Monday 30 April 2018


I was at a happening at Visual, the Arts venue on the other side of town to The Institute. Creativity and Engineering: a new perspective, was the local contribution to Engineers Week (24th Feb - 2nd Mar) . . . it was only 48 days and 10 minutes late in starting. That may have been because the original gig was cancelled because of Storm Emma. I guess it was worth making an 80km round trip to hear what three Engineers had to say about a) how they started in the field b) how they left and c) where the ideas come from. There was a bit of fairy story about the night "Once upon a time, there were three engineers. One was a civil engineer working for a multinational; one was an electronic engineer working in academia; and one was an engineer, but isn't anymore because he became a writer and artist . . .".  The civil engineer claimed to be driven by fear. As a teenager, he wanted to be a sculptor but was told that he'd never earn a penny that way and was bullied by fear of penury into doing engineering at college. As a structural engineer, he tended to make things more boxy, fatter than they needed to be: driven by the fear that an under-engineered bridge or building would collapse and kill people - true dat in Sweetwater, FL!

But I wept a silent tear at the advice the not-yet engineer got from his father. How many children are turned, pushed, shoved away from developing their true selves towards a safe career that will pay the rent but will be an existence rather than a life worth living? You can always have music / art / sculpture / dancing as a hobby, say the adults in the room. But you won't because the paying job will suck you dry so there is no spare capacity for The Arts and eventually another dried husk of a wasted life will blow away into the sunset like so much tumbleweed. Was I here before? I was!  But I've also flagged a couple of stories where, late in life but not too late, a sheep-farmer and a geologist have become stone-mason and sculptor. And I was writing about true-to-self in the music world earlier this April.

The third creative engineer had, during his final years at school, been taken by Technical Drawing, a subject no longer available on the Leaving Certificate. TechyD was also a turn-on for The Boy who relished the challenge of rendering 3-D objects on a flat page so that their quality and properties was readily apparent. I don't need to remind you that Zen and the Art of Motorcycle Maintenance is a treatise on the Metaphysics of Quality. What do you do with the skills of TechyD? You apply for Engineering School and you qualify and you work in the industry for 15 years until you finish up as a site-engineer on a new shopping centre in Berlin. Being a qualified engineer in Anglophonia presents a whole set of challenges. Doing the same work with but sketchy German poses a clatter of other problems. You have to learn the German terms of box-girder, gusset-plate, column, truss, concrete-poker [that would be Pneumatischerbetonvibrator] and remember them the next day. Because a comms failure between you the engineer and Gunter the foreman, and Hans-Albrecht the crane-driver could have fatal consequences now or 10 years in the future. Looking back through his technical vocabulary note-book sometime later, the engineer realised that the list of words was a record of the progress of the project from foundations to flag and from that he wrote his first novel. That was the first step in his journey from building site to atelier.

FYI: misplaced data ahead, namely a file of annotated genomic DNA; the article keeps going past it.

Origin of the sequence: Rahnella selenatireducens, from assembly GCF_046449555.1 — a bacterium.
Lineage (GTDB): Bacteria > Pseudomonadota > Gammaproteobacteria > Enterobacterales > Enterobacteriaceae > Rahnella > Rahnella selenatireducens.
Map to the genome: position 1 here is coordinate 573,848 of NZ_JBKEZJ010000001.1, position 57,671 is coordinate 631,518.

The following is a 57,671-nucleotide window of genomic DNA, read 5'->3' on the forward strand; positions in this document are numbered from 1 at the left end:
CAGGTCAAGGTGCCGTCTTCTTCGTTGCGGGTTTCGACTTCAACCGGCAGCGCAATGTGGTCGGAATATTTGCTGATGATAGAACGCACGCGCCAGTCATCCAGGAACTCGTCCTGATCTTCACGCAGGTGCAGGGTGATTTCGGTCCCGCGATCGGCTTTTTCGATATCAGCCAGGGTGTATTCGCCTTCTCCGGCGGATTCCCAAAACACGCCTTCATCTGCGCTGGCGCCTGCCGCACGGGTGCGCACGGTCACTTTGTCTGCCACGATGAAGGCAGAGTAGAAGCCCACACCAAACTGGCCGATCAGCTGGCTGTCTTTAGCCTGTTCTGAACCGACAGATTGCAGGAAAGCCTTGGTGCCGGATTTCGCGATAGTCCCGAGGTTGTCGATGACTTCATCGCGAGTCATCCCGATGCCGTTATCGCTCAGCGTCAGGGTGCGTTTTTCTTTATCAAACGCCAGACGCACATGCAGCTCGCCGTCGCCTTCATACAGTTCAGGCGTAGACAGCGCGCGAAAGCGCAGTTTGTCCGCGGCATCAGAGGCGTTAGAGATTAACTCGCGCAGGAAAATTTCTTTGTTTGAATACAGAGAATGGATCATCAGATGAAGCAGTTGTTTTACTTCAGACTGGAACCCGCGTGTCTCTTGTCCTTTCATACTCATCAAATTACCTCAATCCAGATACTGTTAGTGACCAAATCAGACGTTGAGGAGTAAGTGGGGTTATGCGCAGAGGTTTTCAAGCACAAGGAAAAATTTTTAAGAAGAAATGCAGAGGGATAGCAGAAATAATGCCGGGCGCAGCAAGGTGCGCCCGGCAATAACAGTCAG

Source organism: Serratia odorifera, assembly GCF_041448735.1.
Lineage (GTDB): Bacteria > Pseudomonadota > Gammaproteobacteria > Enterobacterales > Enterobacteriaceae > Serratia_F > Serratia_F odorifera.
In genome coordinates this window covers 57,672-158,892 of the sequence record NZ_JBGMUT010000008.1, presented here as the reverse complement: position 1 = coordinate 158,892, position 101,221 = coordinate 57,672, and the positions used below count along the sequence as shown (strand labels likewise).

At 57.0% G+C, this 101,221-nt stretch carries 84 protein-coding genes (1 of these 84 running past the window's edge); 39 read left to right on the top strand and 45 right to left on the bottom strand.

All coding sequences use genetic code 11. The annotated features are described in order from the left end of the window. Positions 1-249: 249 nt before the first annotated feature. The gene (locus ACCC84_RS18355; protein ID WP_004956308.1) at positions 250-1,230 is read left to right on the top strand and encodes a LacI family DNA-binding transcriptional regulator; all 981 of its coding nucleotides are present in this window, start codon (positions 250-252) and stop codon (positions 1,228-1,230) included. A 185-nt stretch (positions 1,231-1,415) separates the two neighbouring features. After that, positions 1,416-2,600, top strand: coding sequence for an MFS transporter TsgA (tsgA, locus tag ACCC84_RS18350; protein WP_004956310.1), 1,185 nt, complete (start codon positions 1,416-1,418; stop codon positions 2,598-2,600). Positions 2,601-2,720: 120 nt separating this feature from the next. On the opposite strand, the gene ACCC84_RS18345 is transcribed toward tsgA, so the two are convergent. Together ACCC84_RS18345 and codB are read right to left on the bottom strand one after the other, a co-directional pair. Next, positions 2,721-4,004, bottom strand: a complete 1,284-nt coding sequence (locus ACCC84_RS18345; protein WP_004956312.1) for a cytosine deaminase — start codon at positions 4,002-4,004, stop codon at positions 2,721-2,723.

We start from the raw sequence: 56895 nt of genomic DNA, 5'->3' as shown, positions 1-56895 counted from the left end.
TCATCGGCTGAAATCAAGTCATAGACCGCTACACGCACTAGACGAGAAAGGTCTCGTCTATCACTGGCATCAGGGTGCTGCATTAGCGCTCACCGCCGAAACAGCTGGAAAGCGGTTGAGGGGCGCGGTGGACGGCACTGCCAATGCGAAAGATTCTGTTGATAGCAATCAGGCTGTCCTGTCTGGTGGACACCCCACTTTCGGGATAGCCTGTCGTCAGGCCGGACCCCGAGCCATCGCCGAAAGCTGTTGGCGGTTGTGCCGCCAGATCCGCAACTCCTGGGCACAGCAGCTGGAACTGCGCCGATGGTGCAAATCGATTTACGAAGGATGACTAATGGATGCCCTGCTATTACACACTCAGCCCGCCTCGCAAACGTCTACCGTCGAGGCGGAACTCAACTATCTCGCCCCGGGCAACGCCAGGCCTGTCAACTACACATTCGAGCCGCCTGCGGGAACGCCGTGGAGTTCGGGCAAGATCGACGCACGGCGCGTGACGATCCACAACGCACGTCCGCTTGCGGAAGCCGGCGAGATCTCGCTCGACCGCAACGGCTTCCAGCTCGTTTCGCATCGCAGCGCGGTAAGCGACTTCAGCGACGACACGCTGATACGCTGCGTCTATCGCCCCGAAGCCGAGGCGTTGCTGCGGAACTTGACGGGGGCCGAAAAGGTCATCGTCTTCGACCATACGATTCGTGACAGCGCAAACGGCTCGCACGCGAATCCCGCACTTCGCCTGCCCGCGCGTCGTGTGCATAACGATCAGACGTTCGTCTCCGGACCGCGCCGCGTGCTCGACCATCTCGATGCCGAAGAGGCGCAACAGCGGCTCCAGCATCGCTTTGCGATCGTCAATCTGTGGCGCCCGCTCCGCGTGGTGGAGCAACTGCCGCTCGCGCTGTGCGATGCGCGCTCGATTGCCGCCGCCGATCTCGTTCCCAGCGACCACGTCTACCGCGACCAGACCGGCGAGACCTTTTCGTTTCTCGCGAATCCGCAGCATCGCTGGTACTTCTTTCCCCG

At the end of the night I asked a question "Is it a good thing to have women in engineering because they bring a different worldview or skillset to the table when engineering projects are discussed". The consensus seemed to be that it is because they do. I was glad to hear that because this I firmly believe. Actually, it's not only women who are needed to foster a synergistic creativity round the engineers project table. We need people in wheel-chairs, people from the tropics, people who grew up deaf and people who have never played Rugger at a posh school. They all see things differently and their complementary combination may just cause something really different to be built upon the Earth. 

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